Definition and Overview

An IUD is placed in the uterus and is a long-term contraceptive option that may work anywhere between 3 to up to 10 years. It has to be removed when it has reached the end of its usage cycle or when there are other reasons to do so, such as an existing medical problem or when the patient wishes to become pregnant.

Who should undergo and expected results

IUD removal is beneficial for women who has had an IUD inserted but now requires it to be removed due to:

  • Expiration
  • Medical condition
  • Planning to get pregnant again
  • Infection due to the IUD
  • Intolerance to the IUD's side effects


IUD expiration tends to differ based on what type is used. For a Mirena IUD, a woman can leave it in place for up to 5 years. A Skyla IUD, however, has a shorter usage cycle of only 3 years. A ParaGard IUD, on the other hand, can be used for up to 10 years.

A woman's fertility is expected to return promptly once the intrauterine device is removed. This means that if a woman undergoes an IUD removal but does not plan on getting pregnant again, a new contraceptive method must be used immediately after the procedure. If the IUD has simply expired, it can be replaced with a new one during the same visit.

There is no evidence associating previous IUD use with long-term infertility. The patient's chances of getting pregnant again are similar to that of women who also previously used other contraceptive methods.

How the procedure works

IUD removal is a quick procedure that may take just a few minutes, with minimal levels of pain and discomfort. Most patients find IUD insertion to be more painful and uncomfortable than the removal of the device. Nonetheless, to help patients with the discomfort, most doctors may allow them to take a mild pain reliever, such as ibuprofen, even before the procedure.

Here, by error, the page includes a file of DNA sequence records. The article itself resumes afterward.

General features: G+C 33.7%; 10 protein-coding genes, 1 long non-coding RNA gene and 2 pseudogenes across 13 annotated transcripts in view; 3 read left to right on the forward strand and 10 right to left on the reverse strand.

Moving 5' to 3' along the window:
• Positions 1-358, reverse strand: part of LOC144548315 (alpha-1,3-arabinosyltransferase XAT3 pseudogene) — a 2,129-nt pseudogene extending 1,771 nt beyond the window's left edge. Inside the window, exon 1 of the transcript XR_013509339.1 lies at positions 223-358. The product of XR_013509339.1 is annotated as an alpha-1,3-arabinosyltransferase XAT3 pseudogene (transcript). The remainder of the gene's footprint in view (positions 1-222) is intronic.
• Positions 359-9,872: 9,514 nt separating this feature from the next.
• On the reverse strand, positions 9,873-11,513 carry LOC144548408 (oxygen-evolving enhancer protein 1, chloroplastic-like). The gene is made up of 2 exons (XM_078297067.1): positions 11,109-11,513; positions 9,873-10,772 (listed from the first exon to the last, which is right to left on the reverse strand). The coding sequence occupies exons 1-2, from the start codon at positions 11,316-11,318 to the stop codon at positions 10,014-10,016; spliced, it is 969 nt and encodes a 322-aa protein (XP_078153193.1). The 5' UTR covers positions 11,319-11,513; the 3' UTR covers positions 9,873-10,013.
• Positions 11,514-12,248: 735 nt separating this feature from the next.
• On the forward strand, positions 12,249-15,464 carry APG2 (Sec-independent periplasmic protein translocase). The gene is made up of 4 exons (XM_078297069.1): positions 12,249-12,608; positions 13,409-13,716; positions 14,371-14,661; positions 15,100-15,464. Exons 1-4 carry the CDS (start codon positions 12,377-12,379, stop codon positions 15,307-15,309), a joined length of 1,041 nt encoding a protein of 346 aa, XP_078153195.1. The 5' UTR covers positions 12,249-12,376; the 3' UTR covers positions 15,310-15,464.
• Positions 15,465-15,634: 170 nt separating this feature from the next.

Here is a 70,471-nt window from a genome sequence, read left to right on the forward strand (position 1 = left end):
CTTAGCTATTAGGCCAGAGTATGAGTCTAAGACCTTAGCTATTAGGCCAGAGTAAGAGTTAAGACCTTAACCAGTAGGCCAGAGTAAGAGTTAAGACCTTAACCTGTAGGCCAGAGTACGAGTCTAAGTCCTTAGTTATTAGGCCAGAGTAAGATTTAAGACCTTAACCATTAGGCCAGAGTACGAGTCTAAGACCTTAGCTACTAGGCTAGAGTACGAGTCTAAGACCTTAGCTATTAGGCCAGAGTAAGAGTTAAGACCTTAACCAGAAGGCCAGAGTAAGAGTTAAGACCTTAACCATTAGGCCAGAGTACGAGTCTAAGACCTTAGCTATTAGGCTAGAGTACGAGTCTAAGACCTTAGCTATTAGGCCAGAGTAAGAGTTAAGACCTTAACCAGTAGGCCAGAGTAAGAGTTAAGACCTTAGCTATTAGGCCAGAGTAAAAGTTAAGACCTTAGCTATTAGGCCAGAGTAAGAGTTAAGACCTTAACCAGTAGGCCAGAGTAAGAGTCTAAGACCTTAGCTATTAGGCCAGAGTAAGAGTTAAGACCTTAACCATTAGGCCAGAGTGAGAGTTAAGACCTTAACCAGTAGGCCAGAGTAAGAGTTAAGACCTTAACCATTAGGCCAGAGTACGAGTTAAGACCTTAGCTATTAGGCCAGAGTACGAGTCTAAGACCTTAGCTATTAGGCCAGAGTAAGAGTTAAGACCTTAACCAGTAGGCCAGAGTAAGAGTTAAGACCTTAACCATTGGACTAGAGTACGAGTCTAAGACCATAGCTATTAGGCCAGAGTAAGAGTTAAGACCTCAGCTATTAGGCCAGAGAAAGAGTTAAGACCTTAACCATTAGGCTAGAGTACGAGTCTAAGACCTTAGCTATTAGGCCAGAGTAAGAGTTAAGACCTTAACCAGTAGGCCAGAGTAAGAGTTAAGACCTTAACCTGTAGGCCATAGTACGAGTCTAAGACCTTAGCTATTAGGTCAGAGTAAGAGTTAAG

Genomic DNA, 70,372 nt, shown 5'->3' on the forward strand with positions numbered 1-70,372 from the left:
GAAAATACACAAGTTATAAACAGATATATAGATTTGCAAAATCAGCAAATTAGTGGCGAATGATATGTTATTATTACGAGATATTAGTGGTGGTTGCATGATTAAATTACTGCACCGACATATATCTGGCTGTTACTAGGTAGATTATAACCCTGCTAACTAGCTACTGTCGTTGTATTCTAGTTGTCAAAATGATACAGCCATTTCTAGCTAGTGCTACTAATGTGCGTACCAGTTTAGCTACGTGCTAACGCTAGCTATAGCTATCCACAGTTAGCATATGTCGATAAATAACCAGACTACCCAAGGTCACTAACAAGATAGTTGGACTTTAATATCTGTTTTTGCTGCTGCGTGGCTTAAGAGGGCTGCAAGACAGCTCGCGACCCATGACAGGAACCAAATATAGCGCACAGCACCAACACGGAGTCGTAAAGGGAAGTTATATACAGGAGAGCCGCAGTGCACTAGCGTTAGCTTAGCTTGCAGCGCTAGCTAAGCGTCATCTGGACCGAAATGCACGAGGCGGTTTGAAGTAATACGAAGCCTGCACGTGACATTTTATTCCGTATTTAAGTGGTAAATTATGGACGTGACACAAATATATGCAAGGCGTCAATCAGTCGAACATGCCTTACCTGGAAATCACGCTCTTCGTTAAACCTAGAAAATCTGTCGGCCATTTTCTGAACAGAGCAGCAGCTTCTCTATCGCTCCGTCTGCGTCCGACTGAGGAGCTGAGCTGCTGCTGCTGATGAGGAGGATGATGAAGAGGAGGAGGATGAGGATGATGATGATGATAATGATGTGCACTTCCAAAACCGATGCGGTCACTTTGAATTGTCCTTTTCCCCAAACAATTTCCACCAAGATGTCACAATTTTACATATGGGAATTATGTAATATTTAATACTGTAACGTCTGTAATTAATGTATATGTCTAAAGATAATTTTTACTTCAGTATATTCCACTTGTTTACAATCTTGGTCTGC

The procedure begins with the patient lying down on an exam table with her legs in stirrups. To facilitate easier access to the uterus, doctors first insert a speculum into the vagina. Most patients experience some discomfort at this point. Once the speculum is in place, the doctor will look for the strings attached to the intrauterine device. This may be done by hand or with the use of another tool that is inserted through the cervix. Once the strings are found, the doctor will gently but steadily pull on it until the IUD is taken out of the cervix and out of the vagina. The speculum will then be removed.

IUD removal may be done at any time, even when the patient has an ongoing menstruation. In fact, some studies show that due to the natural softening of the cervix during menstruation, it is easier to remove the IUD at this time.

Possible risks and complications

An IUD removal is a safe routine procedure with a very low risk of serious complications. If there is an infection, it can be treated with prescription antibiotics. Most patients also complain of cramping or abdominal pain following the procedure, but these should go away after a few days.

There are isolated cases wherein the doctor has some difficulty finding the IUD strings, such as when they have slipped into the cervical canal, has retracted up into the uterus, or the strings were cut too short during the insertion process. A sonogram may be used to check if the IUD is indeed there and has not accidentally slipped out without the patient noticing. If it is confirmed that the IUD is still in place, the IUD can be removed using a cytobrush or an IUD hook, or it can be carefully removed from the uterus using forceps or a clamp. If, however, the IUD still cannot be grasped by forceps, the doctor may use a sonogram for guidance. In such cases, there is a small risk of some injury to the uterus.

There are also cases wherein the IUD has become embedded in the uterus; such cases may require a hysterectomy for successful IUD removal.

These complications during IUD removal may cause a higher level of discomfort among patients. Thus, in such cases, anesthetics are often administered.

Reference:

  • American College of Obstetricians and Gynecologists. ACOG Practice Bulletin No. 121: Long-acting reversible contraception: Implants and intrauterine devices. Obstet Gynecol. 2011 Jul;118(1):184-96. PMID: 21695583.
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